And it is not some unlikely scenario: It has happened already! Open your eyes! If you don’t have a working disk drive, it doesn’t matter if your disk will work in theory. And of course you can copy your data to new disks … if the old ones are still working.

              I own two CD-R, recorded only ten years ago, which are unreadable! Fortunately I copied the data five years ago. But if I hadn’t done that … see, it’s really not an unlikely scenario.

              And what about XDCAM? Sure, they call it “professional”, so what? What does this say about the lifespan of this disk itself? Nothing, really. Will you get a working drive ten years from now? Will you get replacement parts for a defective drive?

              You see, it is vital that not only the disk has a long lifespan, but the drive and the connection to computers, and the driver software, and the decoder software. In every other case you’ll just get nothing remotely meaningful from the disk.

              Film – on the other hand – can be read without any technical equipment whatsoever! Try. Take a film strip and look! Can you see the picture? And then take any optical media and look at it! We were talking about long term storage. And with regards to this nothing beats film.

              Yes, I can see you came up with some unlikely scenario! The scenario: optical media is the most reliable storage media!
              It really is pointless. Believe whatever you want. But I think, you know near to nothing about computers.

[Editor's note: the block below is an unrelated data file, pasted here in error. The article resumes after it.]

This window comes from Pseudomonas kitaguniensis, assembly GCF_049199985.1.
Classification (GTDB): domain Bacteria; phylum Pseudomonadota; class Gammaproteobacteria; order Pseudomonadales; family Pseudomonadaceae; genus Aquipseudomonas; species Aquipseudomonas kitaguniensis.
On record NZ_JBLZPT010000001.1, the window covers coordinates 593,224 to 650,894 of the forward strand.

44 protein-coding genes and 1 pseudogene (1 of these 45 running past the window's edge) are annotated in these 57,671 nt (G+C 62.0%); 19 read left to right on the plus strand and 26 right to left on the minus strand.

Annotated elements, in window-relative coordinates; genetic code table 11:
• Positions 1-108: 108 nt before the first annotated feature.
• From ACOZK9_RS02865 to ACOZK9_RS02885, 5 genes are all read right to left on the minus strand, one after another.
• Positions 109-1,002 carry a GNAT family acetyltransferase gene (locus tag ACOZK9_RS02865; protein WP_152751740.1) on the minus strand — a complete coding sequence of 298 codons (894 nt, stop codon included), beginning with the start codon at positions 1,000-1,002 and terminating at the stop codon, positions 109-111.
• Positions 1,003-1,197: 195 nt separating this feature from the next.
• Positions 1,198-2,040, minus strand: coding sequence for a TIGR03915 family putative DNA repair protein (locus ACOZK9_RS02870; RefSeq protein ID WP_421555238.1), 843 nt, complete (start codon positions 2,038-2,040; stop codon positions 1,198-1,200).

• Let me guess!

    In fact, we are going to see at least two products on 20 November 2008. The Medium format Nikon camera and the high-megapixel D3. It is going to be cool I have to say.

    If you read that Nikon, Nikon should put video on every single camera, even the pro one and even the Medium format one.

    • http://nikonrumors.com/ [NR] admin

      Is that a guess or you have some real info. Let me know – email me directly.

    • Martin

      It would suffice, if Nikon would finally release a high megapixel D3-style camera – likely called D3x. I think if they wait much longer, they can just as well forget about it, and move on to professional-D-camera number 4.

      And pretty please with sugar on it: an update of the rather dated 80-400 mm. Because I want one of these, but only if it has AF-S and VR II. So, Nikon get to it!

      Medium format can wait. The Leica S2 hasn’t yet made it to the market, and we don’t know if it’s any good.

      The video function … personally I’m not so keen about it. Haven’t used it on any of my digital compacts. Why? Because it usually looks like crap and sound is terrible. OK, now they’ve fixed the look of the video, but sound is still terrible. I will not use video function on any camera no matter how good the video itself might be, except if it comes with Hi-Fi stereo sound!

      • JR

        thats not what its about.

        video in an slr is about replacing professional hd cameras. not cheap p&s and camcorders. professional rigs you record sound seperatly and then sync. If i could have 1080p in my d700, i would have no problem making a hotshoe holder for my olympus ls-10.

        • Chevypower

          that was true in film days, not in digital cinematography. I find the lenses on the still cameras are not quiet enough for video with a camera-mounted mic, though I could be using the wrong lenses, but then they didn’t have any reason to make them quiet before. If they are taking the digital cinema market, then they need to have 4K recording resolution, not 1080×1920.